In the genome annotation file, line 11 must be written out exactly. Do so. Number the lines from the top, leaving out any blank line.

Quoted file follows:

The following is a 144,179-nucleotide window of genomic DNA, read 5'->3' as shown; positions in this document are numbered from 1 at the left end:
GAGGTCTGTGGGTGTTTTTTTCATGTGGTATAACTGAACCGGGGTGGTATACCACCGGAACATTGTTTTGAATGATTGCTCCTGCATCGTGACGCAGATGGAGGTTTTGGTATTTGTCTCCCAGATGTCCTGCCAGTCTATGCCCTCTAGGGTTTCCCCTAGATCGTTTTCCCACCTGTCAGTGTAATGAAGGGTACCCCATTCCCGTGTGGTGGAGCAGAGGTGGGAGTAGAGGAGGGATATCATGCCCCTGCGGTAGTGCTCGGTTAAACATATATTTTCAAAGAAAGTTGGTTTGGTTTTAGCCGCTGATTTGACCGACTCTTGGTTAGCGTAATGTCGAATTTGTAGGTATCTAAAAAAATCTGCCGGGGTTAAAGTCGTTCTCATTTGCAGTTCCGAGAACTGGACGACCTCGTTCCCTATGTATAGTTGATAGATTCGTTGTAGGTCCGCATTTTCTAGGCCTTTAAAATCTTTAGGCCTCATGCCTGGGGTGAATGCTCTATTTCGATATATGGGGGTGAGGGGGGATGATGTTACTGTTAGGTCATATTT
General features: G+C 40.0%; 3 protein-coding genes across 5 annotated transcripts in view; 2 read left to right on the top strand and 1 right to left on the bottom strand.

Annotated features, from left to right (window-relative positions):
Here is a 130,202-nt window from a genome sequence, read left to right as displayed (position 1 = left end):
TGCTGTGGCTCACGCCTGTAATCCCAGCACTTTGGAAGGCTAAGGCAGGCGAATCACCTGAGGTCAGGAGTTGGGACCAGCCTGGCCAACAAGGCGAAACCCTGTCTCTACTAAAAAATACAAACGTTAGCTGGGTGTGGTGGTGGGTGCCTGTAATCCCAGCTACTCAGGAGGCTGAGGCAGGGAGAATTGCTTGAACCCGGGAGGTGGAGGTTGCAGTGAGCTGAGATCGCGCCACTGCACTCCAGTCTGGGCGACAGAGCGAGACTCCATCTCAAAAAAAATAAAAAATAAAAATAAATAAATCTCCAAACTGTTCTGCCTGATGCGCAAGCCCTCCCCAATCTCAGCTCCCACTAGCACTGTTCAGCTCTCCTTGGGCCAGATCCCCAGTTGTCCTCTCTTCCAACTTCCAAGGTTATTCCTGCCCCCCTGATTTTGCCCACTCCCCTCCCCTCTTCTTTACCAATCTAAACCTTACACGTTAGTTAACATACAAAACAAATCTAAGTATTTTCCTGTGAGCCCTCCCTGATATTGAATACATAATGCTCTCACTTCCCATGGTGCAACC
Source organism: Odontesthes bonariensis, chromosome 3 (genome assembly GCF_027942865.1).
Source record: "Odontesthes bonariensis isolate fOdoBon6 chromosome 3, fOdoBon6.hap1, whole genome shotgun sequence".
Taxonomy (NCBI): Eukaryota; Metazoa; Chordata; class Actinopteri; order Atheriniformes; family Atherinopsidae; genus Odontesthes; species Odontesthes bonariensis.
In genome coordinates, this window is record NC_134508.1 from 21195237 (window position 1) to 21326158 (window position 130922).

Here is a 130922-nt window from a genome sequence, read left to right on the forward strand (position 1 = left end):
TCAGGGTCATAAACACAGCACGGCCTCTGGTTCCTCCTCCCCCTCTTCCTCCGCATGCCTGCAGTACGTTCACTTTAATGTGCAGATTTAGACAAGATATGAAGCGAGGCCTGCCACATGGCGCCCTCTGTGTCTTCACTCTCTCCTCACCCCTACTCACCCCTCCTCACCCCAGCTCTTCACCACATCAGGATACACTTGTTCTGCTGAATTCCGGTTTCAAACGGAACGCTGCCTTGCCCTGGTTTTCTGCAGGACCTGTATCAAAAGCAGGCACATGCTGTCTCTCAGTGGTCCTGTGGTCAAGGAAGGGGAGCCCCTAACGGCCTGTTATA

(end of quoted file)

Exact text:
Here is a 130922-nt window from a genome sequence, read left to right on the forward strand (position 1 = left end):